Adapted from a recent online discussion.
Sister's faulty judgment puts her two children at risk
San Francisco: Two months ago, my sister, a single, working mom, begged me to move in with her to help offset the cost of her condo and so she could have easy access to my baby sitting services. I did, and it's been a challenging, but fun, two months.
Now my sister has a new boyfriend who is in need of a place to live and whom she insists will be around long term (I've met the guy, he won't be). She wants me to move out ASAP so he can move in. This after I was there for her in a trying period and have spent the past two months basically co-parenting two kids who aren't mine.
I'm so furious I can barely see straight, but others have reasoned that I should forgive her because she's just blissfully in love. What do you think?
Carolyn: I think you have a right to be furious.
However, I think you also have a duty — to your sister, but mostly to those two kids — to present a cool-headed obstacle to her apparently impulsive and short-sighted decision.
Ask her, please, to think about the predicament that led her to beg you to move in just two months ago. Then pose the situation to her as maybe not ideal, but inarguably stable. You help with the money, you help with the kids, you aren't going to break up with her, you aren't going to resent the kids for interfering in your relationship — whatever else even the best of new boyfriends might bring.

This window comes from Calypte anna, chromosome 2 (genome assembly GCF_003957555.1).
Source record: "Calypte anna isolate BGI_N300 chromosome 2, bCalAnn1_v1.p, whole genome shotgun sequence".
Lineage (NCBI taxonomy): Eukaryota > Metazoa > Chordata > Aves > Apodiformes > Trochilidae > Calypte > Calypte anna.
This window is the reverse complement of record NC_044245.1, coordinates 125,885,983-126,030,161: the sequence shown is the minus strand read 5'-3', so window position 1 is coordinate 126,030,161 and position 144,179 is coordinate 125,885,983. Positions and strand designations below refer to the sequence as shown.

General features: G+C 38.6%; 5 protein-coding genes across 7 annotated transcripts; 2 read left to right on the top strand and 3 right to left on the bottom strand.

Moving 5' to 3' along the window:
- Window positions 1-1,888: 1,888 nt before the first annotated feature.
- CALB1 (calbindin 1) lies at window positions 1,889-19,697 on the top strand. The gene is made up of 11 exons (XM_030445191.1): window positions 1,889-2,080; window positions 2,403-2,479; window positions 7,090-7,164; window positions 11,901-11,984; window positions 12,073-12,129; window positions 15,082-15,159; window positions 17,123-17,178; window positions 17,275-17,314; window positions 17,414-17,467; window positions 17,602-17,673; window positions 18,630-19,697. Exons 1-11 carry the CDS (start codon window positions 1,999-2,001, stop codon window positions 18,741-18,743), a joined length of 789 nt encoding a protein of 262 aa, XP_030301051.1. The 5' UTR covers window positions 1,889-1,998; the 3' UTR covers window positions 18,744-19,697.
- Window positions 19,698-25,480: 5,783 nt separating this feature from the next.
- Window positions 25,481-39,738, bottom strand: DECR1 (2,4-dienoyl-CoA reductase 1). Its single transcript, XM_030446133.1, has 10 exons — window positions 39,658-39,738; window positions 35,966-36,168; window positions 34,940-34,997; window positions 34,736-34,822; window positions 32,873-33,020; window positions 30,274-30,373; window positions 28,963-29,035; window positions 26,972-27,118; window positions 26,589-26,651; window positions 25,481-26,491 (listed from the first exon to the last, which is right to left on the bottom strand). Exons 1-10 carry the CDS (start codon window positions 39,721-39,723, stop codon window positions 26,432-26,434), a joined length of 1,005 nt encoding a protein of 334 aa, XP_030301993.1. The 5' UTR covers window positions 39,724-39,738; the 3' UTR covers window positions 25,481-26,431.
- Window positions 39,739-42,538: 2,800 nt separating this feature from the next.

Obviously, you don't see him as the best of new boyfriends. The fact that he's poised to take a handout from an overburdened single mom suggests you're probably right. The bigger and more certain obstacle, though, is your sister's faulty judgment. Unless she learns to slow down and think beyond her immediate emotional needs, the underlying problem remains no matter what the outcome is here.
Unfortunately, you have little control over that outcome, short-term or long-. You can't stop her from moving the guy in. But you can use the burdensome logistics of moving in your favor — if she dismisses your argument for staying, then let her know you need at least 30 days to move out. Normally I'd say make your pitch and butt out, but you want to keep your eye on this.
Anonymous: Re: San Francisco: Refrain from sharing your opinion about the new boyfriend's longevity in her life, too — that will just send the conversation in the wrong direction. The point is, it's a lot of upheaval for the kids, and if he's a keeper, there's no need to rush.
Carolyn: There's also the fact that if he's someone she can count on, then he can count on himself and resolve his own housing problem.
But this possibility trumps all:
Move Out & Take Those Kids With You: Predators often look for single moms, and abusers push for early commitment. This sister sounds ripe for the picking for either, or both. Super nice guys who are just down on their luck have friends/family/etc. to whom they can turn. How many deadbeats will these kids have to tolerate before they hit 18?
Carolyn: None, if Mom puts the kids first. Thanks.